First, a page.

The torso, cuffs, pockets, and collar are also lined with fleece; these subtle, but vital features, add a cozy and warm touch. Last but certainly not least, the Canada Goose Camp Hooded earned a perfect score in this metric, provided us with enough comfort to sail through the winter.
You may not realize how important a warm hood is until you try on a contender that doesn't have any insulation at all, like the Patagonia Tres Down Parka ; however, there is enough room underneath the hood for a beanie. Our head to be noticeably colder in stormy or freezing conditions, versus when we were wearing a model that had a toasty hood. Another factor that was important in measuring comfort was mobility. Jackets that ran small, or were tight on the shoulders, like the Arc'teryx Darrah , weren't as comfortable to wear because they were restricting and hard to fit another layer underneath.
Alternatively, a jacket that is too tight or too loose may be restricting, distracting, and not as comfortable as it could and should be. If it's too big for your body, it may not be trapping heat properly. We encourage you to take the time to make sure you are buying a jacket that fits your body type.
A durable jacket has the potential to last you multiple seasons. Often that means having to dish out extra money for better quality construction, but at least you'll know you are getting your monies worth. So what makes a jacket durable? To us, durability means that the jacket can handle what it is intended to do, plus some, with quality construction that will last for years to come.
We tested jackets that had soft, polyester or nylon DWR shells, as well as thick, burly two-layer waterproof fabrics. Obviously, in most cases, the heavy duty waterproof fabric is going to be more durable and will protect against snags and tears more than the DWR shells.
If you are someone that plans on adventuring to new levels in their winter jacket, a heavy duty durable coat will be right up your alley. The equivalent of snow bunny armor, the Canada Goose Kensington is highly durable and attractive and is the only jacket to score a perfect 10 out of 10 in the durability metric. The water-resistant polyester fabric almost feels impenetrable to snags and tears. The lack of stitching on the outer shell helps make this jacket more durable, and this is a model that will last you for years to come.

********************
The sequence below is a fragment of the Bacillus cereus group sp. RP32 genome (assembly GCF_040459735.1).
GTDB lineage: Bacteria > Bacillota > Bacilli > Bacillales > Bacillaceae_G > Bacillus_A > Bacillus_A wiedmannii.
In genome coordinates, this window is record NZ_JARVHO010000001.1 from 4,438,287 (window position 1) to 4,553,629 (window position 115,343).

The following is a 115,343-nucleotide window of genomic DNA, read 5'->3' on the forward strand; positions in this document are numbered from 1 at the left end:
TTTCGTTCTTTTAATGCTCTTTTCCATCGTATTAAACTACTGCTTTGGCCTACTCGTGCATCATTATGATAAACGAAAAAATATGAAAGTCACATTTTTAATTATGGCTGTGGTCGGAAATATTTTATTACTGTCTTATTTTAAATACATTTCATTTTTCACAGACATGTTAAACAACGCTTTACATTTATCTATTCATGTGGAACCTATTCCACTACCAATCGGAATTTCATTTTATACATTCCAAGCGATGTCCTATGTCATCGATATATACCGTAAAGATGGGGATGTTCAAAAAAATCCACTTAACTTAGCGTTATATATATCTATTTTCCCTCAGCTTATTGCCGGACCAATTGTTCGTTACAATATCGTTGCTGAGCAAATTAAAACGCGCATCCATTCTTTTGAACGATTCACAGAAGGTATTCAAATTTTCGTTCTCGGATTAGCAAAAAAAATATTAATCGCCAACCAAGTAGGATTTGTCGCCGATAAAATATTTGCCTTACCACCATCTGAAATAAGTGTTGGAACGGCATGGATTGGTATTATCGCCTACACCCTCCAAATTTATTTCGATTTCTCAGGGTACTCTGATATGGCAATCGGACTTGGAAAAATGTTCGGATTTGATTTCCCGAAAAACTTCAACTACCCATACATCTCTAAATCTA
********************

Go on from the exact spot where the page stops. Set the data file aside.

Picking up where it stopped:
In fact, we'd venture to say it's a solid investment. We loved the Patagonia Tres Down Parka ; however, when we were zipping the outer shell into the down layer, the down kept getting caught in the zipper, and we had to take our time. There's potential to snag the down on the zipper, compromising the down layer.
Fortunately, if you take your time, you can avoid this issue. The two-layer waterproof fabric on the outer shell is what makes this jacket very durable. Patagonia's signature H2No breathable, waterproof, and stretchy fabric seems almost impenetrable and doesn't have much exterior stitching; because of this, we don't see much room for snags occurring. We tested this jacket in the shower, and the outer shell did a stand-up job repelling water, earning it a near perfect 9 out of We noticed minimal down feathers escaping from the Patagonia Tres Parka's down layer.
The best values have the highest scores and the lowest prices. They show up in the bottom right corner. To see which jacket a dot represents, hover over it with your mouse.
As you assess your value needs, here are a few thoughts for your consideration. First, comfort in uncomfortable conditions is a rare blessing.
The right jacket turns the gnarliest of weather into a pleasant romp through a snow globe. Suitable materials will last longer, and you will get more bang for your buck.
Insulation materials vary in both price and durability. Goose down insulation keeps its loft and insulating value much longer than synthetic insulation does. Within down insulation, the rating systems describe weight and insulation value, not durability. More expensive down is warmer per weight, but it won't necessarily last longer than less expensive down.
Finally, good weatherproofing is costly. Sealed seams, tight pockets, and protected zippers take effort, design, and pricy materials. If you really want and need to guard against wet and wind, you will pay for it. Warmth is the most important metric we used to rank each competitor and is a factor of how much insulation is in a jacket, regardless of if its down or synthetic insulation. That said, down fill feels warmer than synthetic The more insulation a jacket contains, the warmer it is.
We looked at the insulation quality fill weight and quantity fill weight of each jacket and then compared it to the jacket's cut and length to gauge how the insulation is distributed. If two jackets have an equal fill weight of 10 ounces, but one has a waist-length hem while the other has a mid-thigh length hem, they are not equally warm. The most useful measurement for warmth is, of course, comparative testing in actual conditions. We spent a lot of outside comparatively test, swapping jackets among the test team and comparing notes.
The top-scoring Arc'teryx Camosun features high-quality, fill down. Such lofty, efficient down keeps the jacket's weight down and its packable size small. This low number should not dissuade shoppers though. Using heavier, lower quality down brings the cost down and a casual parka like this doesn't need to be as light and compressible as more technical options that need to fit in your backpack. The Canada Goose Expedition Parka is filled with average quality fill down , but it has so much of it that it's the warmest model reviewed.